BackgroundIn 2018, the World Day for Safety and Health at Work (SafeDay) and the World Day Against Child Labour (WDACL) are coming together in a joint campaign to improve the safety and health of young workers and end child labour. The campaign aims to accelerate action to achieve Sustainable Development Goal (SDG) target 8.8 of safe and secure working environments for all workers by 2030 and SDG target 8.7 of ending all forms of child labour by 2025. Achieving these goals for the benefit of the next generation of the global workforce requires a concerted and integrated approach to eliminating child labour and promoting a culture of prevention on occupational safety health (OSH).
Globally, some 541 million young workers (15-24 years old) - which includes 37 million children in hazardous child labour - account for more than 15 per cent of the world’s labour force and suffer up to a 40 per cent higher rate of non-fatal occupational injuries than workers aged 25 and above. Many factors can increase youth vulnerability to OSH risks, such as their physical and psychological stage of development, lack of work experience and lack of training, limited awareness of work-related hazards and a lack of bargaining power that can lead young workers to accept dangerous tasks or jobs with poor working conditions. The 2018 SafeDay campaign highlights the critical importance of addressing these challenges and improving safety and health for young workers, not only to promote decent youth employment, but also to link these efforts to combat hazardous – and all other forms of - child labour.
Indonesia, with a population of 255 million, is the fourth most populated country in the world. The country has a young population: Roughly half of the total population is below thirty years of age. The country is shifting away from an economy dominated by the agricultural sector, towards one with a greater share of activities within the industrial and services sectors. This trend is driving rapid urbanization and growth in the construction sector. However, 90 per cent of those working in the construction sector are employed as labourers and many work under casual contracts. While there is an absence of comprehensive Occupational Safety and Health (OSH) data, indications exist that the majority of workplace accidents occur in construction. Therefore, efforts are needed to strengthen the functioning of urban labour markets, to help ensure that workers and employers use their resources to promote and respect worker safety and health requirements, particularly for young workers, who suffer high rates of workplace injury and disease. On August 31st, 2015, Indonesia ratified ILO Convention No. 187 “Promotional Framework for Occupational Safety and Health” (2006). Consequently, the country is keen to implement and update the key components of the Convention, namely a national OSH profile, policy and programme, including with content relevant to young workers.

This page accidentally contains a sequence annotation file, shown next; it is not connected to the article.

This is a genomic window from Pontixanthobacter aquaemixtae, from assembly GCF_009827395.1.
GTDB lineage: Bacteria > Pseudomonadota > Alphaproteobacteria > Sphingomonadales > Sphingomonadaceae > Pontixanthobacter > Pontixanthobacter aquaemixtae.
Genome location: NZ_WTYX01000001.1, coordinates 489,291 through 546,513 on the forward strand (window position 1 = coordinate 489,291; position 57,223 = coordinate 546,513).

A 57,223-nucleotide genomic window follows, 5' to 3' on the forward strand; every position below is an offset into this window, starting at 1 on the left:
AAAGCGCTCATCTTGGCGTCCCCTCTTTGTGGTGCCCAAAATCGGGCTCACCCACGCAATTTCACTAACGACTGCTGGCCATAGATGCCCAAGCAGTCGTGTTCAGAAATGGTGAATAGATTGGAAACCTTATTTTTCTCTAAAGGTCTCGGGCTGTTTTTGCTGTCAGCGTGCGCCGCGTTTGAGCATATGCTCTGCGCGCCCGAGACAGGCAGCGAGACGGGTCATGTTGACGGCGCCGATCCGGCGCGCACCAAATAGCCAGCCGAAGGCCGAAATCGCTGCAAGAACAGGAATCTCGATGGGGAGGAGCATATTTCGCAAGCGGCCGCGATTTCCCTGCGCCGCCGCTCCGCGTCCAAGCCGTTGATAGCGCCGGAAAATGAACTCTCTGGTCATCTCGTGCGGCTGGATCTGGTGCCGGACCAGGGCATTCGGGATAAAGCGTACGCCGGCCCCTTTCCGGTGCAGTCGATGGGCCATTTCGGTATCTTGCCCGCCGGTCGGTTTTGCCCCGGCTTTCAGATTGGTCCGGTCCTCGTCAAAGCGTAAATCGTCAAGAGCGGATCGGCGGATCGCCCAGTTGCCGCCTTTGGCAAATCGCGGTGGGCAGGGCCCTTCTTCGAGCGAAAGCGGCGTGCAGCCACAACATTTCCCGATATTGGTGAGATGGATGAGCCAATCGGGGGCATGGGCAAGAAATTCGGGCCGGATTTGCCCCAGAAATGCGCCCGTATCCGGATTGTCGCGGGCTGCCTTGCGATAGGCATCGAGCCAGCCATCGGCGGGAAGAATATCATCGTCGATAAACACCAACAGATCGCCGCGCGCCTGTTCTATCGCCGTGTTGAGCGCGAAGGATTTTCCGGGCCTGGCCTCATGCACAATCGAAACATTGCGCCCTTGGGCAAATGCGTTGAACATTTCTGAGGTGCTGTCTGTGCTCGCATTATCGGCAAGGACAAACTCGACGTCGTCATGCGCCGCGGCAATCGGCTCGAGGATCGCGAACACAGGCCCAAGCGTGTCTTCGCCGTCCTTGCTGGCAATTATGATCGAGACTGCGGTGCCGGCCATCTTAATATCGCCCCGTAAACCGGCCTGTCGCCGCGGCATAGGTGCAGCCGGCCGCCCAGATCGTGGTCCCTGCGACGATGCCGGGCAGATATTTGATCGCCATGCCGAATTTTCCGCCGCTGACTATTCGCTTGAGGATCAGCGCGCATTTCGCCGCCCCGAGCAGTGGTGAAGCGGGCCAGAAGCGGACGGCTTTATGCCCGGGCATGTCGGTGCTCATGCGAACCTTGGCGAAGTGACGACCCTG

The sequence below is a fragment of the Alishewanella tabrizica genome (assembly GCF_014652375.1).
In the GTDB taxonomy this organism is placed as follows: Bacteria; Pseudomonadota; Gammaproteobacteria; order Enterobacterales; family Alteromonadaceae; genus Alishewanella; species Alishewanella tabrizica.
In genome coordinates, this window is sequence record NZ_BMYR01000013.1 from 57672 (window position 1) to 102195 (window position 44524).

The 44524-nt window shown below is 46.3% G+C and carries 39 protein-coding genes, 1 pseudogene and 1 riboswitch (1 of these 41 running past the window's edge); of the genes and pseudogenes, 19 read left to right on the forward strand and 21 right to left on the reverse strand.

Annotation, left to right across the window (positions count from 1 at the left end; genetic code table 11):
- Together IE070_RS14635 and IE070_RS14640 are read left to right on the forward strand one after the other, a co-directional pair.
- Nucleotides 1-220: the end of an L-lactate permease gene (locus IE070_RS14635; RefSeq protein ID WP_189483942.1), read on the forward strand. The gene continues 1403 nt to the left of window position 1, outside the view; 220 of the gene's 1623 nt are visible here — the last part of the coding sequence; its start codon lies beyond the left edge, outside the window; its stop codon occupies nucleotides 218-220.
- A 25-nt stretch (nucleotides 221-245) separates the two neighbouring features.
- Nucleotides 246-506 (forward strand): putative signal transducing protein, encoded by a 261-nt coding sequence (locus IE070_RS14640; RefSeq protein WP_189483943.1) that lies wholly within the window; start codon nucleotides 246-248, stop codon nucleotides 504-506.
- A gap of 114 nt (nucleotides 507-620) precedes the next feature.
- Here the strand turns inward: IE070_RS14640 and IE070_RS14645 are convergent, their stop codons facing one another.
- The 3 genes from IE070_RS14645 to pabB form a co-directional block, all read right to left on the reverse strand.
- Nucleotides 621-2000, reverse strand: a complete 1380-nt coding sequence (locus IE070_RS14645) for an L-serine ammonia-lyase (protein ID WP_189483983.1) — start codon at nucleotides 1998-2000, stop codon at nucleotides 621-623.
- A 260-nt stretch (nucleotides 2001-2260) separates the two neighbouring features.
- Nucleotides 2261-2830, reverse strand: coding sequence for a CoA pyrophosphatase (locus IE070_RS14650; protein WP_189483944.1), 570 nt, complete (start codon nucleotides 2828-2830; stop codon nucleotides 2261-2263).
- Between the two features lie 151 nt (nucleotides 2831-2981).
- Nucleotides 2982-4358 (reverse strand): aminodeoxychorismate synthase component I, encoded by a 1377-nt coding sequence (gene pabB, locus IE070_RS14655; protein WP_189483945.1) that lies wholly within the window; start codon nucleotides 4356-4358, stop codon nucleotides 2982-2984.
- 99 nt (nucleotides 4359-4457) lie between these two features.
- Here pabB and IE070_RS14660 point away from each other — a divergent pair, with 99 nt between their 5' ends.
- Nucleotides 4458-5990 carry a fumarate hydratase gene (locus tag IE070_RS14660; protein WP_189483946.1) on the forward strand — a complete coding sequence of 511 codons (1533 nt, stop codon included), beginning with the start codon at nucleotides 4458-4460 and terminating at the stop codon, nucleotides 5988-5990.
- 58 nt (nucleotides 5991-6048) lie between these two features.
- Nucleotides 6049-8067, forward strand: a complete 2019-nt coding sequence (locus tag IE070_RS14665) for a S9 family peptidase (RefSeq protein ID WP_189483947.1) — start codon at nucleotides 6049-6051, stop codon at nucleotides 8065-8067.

The Objectives of the Celebration Event are to:
- Raise awareness and increase knowledge on the particular hazards and risks faced by young workers, and reinforce a tripartite plus network of OSH Youth advocates;
- Facilitate dialogue on OSH and youth issues with policy makers,
- Produce recommendations for further advocacy work on OSH with a focus on young workers, including the establishment of Youth Task Force within Indonesia’s National OSH Council (DK3N).